News Corp stock is slipping ever so slightly on low volume following the announcement that criminal charges have been brought against eight key figures in the never-ending phone hacking scandal, including ex-News of the World editor and former U.K. director of communications Andy Coulson and former head of News International Rebekah Brooks.
Also being charged are several senior tabloid reporters, along with private investigator Glenn Mulcaire. This is just the latest development — and a very significant one — in an interminable tale that goes all the way back to 2006, when the first arrests were made on suspicion that now-shuttered London tabloid News of the World was allowing its reporters to hack into the voice mails of royal family members.
Since then the investigation has widened enormously — it really caught fire amid gruesome allegations that the tabloid hacked into the voice mail of a missing British 13-year-old girl who was later found murdered — and lead to several more arrests, resignations and torpedoed reputations, including that of media mogul and News Corp chief Rupert Murdoch himself.
Just a few days ago, headlines hit that Murdoch was resigning as director of several News Corp. subsidiary boards in the U.K. and the U.S., a possible sign that the CEO is further distancing himself from the company's U.K. newspaper arm as the scandal continues to unfold. News International put out a statement indicating the resignations were simply related to News Corp.'s upcoming split, which will divide the company into two publicly traded companies, one focused on publishing and the other on its hugely profitable media and entertainment business.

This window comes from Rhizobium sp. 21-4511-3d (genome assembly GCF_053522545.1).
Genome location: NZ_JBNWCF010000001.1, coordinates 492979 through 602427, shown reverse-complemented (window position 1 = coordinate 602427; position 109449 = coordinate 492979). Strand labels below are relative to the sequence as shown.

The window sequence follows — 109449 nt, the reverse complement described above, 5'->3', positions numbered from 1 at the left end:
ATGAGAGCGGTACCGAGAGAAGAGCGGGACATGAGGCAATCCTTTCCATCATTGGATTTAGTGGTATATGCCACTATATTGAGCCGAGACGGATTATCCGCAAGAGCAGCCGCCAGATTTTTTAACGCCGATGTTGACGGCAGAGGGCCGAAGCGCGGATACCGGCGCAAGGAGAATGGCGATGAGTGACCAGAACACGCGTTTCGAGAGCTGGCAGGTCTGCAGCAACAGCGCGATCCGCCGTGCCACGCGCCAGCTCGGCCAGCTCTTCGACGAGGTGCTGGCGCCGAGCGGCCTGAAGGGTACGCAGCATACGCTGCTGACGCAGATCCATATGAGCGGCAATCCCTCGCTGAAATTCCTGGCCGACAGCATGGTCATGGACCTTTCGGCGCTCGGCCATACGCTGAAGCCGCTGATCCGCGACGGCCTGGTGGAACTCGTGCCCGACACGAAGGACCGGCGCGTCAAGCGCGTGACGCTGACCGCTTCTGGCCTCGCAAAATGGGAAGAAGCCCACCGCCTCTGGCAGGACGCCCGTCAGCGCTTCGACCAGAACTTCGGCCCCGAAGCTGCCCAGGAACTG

This seems like a good time to revisit Yahoo! Finance's previous post on News Corp stock's "pie low," the price shares hit last summer when Rupert took a shaving cream pie to the face while testifying at a parliamentary hearing.
Since March 4, when Yahoo! Finance first reported on the stock's upward movement following the pie-in-the face incident on July 19, 2011, News has traded in a range of $18.72 to $22.95 (closing prices), still well above the "pie low" of $15.40. Investors would have lost out if they sold in early August of last year, when the price briefly dropped below this low (the 52-week trading range stands between $13.83 and $23.09, according to Yahoo! Finance data).
But investors who bought shares at the pie low and held them would be more than 34 percent ahead today. This indicates that the company's strength in the media world easily overshadows — at least for now — the scandalous headlines that may continue to plague it for many, many months to come.